- What type of content would you produce?
- Do your customers want this content?
These three questions keep your eyes focused on meaningful content marketing KPIs, allowing you to evaluate if blogging is a smart investment of your time and effort. If you can’t answer the questions, or the answer to one of them is “no,” your business’s resources are likely better spent on other content marketing efforts, like a content hub strategy.
Before you can reap the benefits of blogging, which we’ll discuss in the next section, there are two additional factors about how to write a good blog post that you should consider.
Good Blog Posts Require Time
Bloggers who self-report “strong results” from their content marketing efforts are spending more time than ever on creating articles.
Each year, Orbit Media polls more than 1,000 bloggers to learn how content marketing is evolving. Based on their 2014 survey, the average blog post took about 2.5 hours to write and was roughly 800 words long. In 2018, bloggers spent 44 percent more time writing an article, with the average post taking 3.5 hours to write and surpassing 1,150 words in length.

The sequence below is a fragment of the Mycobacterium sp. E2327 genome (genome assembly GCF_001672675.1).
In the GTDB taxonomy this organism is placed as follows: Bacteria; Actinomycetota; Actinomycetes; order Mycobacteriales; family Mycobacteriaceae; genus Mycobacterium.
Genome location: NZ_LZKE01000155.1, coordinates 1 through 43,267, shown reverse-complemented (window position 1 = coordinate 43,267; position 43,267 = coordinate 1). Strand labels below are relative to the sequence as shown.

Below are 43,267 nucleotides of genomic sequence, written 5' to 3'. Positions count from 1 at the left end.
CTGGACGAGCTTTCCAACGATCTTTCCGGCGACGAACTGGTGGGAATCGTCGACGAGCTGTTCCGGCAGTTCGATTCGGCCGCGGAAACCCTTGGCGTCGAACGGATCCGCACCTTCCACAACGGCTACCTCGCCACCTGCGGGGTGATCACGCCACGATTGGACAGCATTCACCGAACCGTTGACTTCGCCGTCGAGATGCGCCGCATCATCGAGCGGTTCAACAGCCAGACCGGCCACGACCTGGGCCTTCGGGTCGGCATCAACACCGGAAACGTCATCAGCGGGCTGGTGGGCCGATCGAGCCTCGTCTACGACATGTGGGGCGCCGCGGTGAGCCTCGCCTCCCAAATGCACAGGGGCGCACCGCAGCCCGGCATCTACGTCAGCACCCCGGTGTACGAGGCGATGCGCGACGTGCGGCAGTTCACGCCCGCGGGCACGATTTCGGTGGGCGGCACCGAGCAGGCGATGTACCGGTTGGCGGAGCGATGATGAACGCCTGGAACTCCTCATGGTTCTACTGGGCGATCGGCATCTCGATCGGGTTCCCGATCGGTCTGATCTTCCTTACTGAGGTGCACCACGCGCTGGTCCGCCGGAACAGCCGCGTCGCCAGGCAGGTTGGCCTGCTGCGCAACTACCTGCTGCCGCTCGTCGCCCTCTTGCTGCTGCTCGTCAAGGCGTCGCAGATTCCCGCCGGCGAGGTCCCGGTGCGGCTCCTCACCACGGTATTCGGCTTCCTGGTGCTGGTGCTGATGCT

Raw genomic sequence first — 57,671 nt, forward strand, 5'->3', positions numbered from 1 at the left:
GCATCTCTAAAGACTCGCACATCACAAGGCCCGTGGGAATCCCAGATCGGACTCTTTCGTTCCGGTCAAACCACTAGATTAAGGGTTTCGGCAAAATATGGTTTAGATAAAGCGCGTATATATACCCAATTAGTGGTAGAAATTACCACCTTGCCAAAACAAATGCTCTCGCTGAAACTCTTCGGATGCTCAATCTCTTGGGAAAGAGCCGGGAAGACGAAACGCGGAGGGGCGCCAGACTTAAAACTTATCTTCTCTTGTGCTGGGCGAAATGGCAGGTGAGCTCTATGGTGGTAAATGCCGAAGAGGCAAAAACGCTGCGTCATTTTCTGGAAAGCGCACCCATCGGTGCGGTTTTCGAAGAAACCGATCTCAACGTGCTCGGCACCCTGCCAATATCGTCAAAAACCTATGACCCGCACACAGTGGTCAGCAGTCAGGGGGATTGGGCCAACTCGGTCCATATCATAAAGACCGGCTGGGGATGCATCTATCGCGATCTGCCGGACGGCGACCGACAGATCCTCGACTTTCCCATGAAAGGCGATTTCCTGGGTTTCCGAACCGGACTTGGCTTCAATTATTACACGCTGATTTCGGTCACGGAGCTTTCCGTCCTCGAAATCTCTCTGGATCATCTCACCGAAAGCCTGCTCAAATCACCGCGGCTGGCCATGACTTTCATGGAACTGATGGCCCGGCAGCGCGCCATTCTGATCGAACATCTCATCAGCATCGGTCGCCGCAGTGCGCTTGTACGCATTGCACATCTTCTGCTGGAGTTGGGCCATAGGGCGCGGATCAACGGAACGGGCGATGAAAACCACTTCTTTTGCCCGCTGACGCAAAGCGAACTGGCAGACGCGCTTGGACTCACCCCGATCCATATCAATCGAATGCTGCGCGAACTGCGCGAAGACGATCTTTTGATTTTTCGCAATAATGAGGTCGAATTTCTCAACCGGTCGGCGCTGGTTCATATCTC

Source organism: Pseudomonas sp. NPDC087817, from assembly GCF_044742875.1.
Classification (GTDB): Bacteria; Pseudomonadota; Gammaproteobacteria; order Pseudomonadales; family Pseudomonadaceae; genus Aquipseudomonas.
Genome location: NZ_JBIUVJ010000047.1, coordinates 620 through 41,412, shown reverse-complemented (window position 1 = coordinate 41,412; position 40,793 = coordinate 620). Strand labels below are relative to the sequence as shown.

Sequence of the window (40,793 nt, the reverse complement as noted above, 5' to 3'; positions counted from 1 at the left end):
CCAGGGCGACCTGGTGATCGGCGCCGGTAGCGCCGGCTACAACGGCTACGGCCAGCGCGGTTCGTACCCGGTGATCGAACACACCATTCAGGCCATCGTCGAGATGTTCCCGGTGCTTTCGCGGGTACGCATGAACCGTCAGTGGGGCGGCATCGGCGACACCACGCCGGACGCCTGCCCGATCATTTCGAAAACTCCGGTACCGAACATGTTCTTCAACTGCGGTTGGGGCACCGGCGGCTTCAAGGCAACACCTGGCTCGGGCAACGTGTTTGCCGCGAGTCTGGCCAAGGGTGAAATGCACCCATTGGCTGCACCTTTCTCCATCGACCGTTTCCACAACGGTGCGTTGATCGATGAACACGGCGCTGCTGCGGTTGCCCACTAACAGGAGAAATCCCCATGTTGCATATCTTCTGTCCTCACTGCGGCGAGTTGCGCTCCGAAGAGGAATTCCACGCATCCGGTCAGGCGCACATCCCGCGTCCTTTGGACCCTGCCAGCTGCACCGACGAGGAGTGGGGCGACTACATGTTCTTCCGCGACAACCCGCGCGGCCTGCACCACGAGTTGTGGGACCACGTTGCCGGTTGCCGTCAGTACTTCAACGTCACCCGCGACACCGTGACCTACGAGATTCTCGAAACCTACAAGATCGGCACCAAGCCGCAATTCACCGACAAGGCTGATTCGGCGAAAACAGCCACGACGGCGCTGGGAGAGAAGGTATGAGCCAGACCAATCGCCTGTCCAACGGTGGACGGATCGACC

The additional time spent writing creates positive results. According to Orbit’s survey, 25.8 percent of content creators say they saw “strong results” on posts when they spend 3-4 hours writing each article, and 56 percent of authors who spend 6 or more hours on a 2,000-plus word post say they see quality ROI for their efforts.
Ready to write your blog post? Learn about how I found the ideal SEO article length.
On the flip side, although businesses are investing more time into blogging, they’re publishing less frequently while maintaining good results. In 2014, survey respondents often published posts several times per week. In 2018, most people are publishing articles several times per month.
Quality Content is Non-Negotiable